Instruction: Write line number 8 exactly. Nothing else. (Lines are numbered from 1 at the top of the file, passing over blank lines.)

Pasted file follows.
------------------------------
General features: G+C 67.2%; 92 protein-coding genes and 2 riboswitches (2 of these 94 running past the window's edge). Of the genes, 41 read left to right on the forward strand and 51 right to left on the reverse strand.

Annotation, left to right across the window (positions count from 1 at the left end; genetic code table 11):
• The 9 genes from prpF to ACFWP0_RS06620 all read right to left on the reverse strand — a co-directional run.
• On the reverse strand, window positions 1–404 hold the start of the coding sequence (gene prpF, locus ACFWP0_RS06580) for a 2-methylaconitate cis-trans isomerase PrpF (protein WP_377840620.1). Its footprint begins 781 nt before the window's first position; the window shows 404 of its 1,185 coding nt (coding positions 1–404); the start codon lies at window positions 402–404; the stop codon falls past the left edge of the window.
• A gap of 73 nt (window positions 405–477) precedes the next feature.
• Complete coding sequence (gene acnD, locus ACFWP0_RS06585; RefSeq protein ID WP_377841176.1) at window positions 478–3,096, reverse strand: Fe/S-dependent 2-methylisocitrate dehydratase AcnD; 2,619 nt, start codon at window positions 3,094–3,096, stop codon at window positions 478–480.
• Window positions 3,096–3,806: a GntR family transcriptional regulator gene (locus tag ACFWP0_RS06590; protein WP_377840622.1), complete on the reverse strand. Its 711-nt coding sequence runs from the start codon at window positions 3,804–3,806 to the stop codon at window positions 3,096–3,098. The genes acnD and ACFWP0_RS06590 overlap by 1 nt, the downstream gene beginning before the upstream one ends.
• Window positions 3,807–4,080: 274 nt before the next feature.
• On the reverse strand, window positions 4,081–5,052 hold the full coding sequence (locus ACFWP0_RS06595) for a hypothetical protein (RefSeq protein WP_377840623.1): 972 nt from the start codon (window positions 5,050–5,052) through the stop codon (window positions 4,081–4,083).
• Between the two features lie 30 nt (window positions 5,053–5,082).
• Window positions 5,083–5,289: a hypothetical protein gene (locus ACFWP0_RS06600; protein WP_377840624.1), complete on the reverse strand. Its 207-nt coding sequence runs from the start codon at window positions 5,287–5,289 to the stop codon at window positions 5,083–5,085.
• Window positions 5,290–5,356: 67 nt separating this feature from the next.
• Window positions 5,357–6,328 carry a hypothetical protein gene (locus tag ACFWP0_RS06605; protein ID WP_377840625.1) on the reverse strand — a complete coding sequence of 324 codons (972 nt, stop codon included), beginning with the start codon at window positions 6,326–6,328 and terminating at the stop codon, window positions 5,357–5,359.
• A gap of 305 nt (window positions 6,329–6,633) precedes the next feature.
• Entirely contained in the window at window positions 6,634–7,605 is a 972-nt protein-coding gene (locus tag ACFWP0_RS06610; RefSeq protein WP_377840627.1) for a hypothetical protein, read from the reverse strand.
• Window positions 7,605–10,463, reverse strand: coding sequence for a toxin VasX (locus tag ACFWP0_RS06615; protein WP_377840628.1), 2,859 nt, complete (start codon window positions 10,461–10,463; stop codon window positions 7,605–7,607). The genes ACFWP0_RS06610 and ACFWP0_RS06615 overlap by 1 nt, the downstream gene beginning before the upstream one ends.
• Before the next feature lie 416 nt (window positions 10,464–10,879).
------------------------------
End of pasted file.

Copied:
• Window positions 3,807–4,080: 274 nt before the next feature.